The world outside the College gates was changing rapidly, yet inside, Mary Delia Tye Neuman, Ph.D. ’66 and her classmates lived and learned in a geographically cloistered place, although not cloistered in terms of ideas.
“It was a different era,” Neuman remembers. “Politics was becoming very important; Vietnam was in its early days; the women’s movement was beginning, and here was a place where all the leaders were women. Vatican II began in our freshman year and concluded in our senior year. There was an openness and wonderful, forward-thinking ideas that were new and challenging.”
Neuman assumed all colleges were like Chestnut Hill, with rigorous academics and tough but nurturing professors who not only taught, but mentored in creative and original ways.
“We were expected to be leaders and to be strong,” she says. “I sailed through my [graduate] courses at the University of Michigan where I got my master’s degree in English, because of what I had learned at Chestnut Hill. I had worked so hard at CHC, but thought every college required that.
“I didn’t know until after I left what a good education I got at CHC because I had no point of comparison. I even used my notes from Chestnut Hill in my classes at Michigan.”
She remembers Sister Ann Edward whom she credits with teaching her what it meant to be a scholar and a researcher.
“Sister came into a class one day, sat down, and in her wonderful melodious voice, recited the prologue to The Canterbury Tales in Old English,” Neuman recalls. “I’ll never forget that. She was an extraordinary mentor to a lot of people.”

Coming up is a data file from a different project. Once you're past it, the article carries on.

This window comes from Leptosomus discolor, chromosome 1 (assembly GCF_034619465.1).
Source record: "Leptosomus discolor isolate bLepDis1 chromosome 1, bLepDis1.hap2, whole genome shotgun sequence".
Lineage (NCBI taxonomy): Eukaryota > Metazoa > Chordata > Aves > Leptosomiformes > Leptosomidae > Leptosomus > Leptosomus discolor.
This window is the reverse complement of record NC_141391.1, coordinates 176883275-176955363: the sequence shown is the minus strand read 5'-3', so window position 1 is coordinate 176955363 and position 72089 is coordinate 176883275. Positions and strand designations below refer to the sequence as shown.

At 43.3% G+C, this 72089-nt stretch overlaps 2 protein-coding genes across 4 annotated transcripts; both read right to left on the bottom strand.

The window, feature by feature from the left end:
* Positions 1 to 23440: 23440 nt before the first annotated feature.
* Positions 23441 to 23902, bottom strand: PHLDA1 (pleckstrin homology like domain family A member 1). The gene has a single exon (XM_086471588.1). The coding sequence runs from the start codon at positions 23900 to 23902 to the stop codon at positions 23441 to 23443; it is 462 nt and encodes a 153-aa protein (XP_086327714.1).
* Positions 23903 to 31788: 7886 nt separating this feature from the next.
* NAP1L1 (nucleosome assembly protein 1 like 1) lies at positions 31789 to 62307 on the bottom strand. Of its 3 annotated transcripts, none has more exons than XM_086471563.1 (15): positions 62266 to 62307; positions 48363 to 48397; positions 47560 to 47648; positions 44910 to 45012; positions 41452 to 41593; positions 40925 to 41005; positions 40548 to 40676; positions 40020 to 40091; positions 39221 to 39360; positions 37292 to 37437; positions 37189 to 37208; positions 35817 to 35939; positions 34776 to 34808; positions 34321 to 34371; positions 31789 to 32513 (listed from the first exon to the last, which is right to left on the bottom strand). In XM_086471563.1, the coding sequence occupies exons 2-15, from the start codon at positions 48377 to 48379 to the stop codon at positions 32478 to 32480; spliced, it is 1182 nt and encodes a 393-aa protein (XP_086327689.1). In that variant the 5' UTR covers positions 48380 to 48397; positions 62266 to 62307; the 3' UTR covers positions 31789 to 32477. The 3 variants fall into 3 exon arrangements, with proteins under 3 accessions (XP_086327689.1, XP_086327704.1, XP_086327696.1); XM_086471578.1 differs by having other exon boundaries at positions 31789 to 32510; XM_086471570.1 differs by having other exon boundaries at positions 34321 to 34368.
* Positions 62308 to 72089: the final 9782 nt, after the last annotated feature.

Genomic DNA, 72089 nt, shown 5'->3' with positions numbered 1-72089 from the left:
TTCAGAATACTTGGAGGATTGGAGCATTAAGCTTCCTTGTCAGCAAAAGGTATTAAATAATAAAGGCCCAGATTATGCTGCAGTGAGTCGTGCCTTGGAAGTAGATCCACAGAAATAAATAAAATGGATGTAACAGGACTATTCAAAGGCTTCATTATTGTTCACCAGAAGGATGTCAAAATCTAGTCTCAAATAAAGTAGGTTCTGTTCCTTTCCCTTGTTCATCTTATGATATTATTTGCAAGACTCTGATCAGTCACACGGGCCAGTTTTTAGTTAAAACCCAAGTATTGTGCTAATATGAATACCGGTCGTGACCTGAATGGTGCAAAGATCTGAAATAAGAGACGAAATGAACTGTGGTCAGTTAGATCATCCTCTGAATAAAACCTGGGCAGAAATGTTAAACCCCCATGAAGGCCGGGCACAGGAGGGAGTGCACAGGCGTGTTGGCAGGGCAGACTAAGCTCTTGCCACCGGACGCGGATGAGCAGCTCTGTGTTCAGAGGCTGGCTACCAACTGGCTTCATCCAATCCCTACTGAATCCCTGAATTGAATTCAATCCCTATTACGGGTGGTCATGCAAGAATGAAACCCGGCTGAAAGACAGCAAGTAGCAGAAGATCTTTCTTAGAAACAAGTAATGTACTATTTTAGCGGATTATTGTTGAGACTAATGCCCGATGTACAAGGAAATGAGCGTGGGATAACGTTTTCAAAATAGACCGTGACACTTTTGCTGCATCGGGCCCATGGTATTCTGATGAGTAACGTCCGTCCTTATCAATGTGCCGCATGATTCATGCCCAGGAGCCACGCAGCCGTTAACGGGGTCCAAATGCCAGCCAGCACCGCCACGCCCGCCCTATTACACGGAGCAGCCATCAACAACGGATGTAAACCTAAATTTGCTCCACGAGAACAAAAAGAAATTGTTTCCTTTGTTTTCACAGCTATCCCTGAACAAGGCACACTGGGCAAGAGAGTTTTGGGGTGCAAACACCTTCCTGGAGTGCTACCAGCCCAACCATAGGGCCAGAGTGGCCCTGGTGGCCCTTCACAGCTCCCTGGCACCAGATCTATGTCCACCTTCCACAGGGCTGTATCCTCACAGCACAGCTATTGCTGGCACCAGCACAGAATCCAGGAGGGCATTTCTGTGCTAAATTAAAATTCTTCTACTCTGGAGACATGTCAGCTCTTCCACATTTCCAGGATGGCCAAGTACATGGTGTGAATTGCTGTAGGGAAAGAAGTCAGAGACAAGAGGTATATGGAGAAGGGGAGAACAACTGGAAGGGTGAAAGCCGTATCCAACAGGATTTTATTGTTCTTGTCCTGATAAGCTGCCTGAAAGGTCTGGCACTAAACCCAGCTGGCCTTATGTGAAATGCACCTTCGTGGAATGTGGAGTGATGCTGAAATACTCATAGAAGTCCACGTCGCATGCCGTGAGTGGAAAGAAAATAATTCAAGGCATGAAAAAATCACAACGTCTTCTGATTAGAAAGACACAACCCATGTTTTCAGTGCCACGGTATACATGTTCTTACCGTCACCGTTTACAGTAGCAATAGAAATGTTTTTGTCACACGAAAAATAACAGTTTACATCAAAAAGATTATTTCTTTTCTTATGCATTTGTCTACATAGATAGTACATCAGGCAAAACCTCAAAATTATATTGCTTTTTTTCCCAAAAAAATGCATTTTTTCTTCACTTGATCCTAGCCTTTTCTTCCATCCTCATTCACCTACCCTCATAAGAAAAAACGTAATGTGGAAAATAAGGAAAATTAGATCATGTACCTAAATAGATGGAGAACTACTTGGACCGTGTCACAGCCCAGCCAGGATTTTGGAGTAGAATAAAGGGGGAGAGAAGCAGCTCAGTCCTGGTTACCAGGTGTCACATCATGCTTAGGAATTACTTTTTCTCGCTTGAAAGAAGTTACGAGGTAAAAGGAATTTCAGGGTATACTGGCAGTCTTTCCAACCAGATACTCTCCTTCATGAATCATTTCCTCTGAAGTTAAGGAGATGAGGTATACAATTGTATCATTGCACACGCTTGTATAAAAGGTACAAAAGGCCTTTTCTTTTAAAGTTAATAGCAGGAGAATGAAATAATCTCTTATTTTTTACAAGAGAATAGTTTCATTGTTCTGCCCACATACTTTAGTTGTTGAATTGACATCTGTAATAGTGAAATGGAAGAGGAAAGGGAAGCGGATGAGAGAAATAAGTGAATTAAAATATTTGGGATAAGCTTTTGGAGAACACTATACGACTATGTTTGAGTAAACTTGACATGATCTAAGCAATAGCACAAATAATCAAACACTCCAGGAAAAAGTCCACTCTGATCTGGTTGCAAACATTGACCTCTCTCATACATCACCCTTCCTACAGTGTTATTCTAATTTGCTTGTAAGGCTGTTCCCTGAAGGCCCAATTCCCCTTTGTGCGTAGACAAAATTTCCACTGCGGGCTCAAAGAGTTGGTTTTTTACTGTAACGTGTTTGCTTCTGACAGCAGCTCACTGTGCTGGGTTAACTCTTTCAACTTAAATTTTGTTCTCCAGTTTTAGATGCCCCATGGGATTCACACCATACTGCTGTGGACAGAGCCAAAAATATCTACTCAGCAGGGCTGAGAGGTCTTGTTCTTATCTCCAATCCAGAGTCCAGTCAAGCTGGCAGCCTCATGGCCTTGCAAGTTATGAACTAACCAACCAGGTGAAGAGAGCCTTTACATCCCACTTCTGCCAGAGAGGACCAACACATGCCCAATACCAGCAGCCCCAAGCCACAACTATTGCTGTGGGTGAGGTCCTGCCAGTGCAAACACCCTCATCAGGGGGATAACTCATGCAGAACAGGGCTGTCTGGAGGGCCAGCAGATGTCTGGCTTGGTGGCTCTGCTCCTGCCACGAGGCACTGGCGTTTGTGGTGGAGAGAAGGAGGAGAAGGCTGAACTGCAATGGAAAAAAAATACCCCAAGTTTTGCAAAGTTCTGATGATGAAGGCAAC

In Neuman’s family, education was always a priority and she grew up knowing she was going to go to college. She also knew she would need to get a scholarship. So in her college search, she focused on schools that offered a strong curriculum and good scholarship programs. Her interest in Chestnut Hill College was piqued because she knew an alumna and was impressed by her.
“Then I visited the campus and fell in love with the beauty and wonderful atmosphere. The size was right and the sisters were kind and encouraging. I didn’t know much about community then, but I got a sense of it from that first visit. That sense of community is an important value the College offers.”
Neuman went on to earn her Ph.D. in instructional design at the College of Education at Ohio State in 1986 and taught at the University of Maryland for 20 years before joining Drexel University, where she currently teaches research methods, information literacy and school library media. She divides her time between Philadelphia and Washington, D.C., where she lives with her husband of 48 years, whom she started dating while a student at Chestnut Hill.
Her gratitude for her Chestnut Hill College education and experience has inspired Neuman to financially support the College consistently since graduation and she plans to include the College in her will. She also is investigating the creation of a scholarship that would allow her to mentor the recipient.
“I am grateful to God for the opportunities I’ve had and I realize that I wouldn’t have done many of the things I’ve done without Chestnut Hill College,” Neuman says. “I got a foundation there, both academically and in terms of leadership and commitment to doing something for those who need special attention. That wouldn’t have happened if it hadn’t been for CHC. I learned there what it would mean to be a scholar and a teacher, and I’ve always been very grateful to Chestnut Hill College for that.”
— Brenda Lange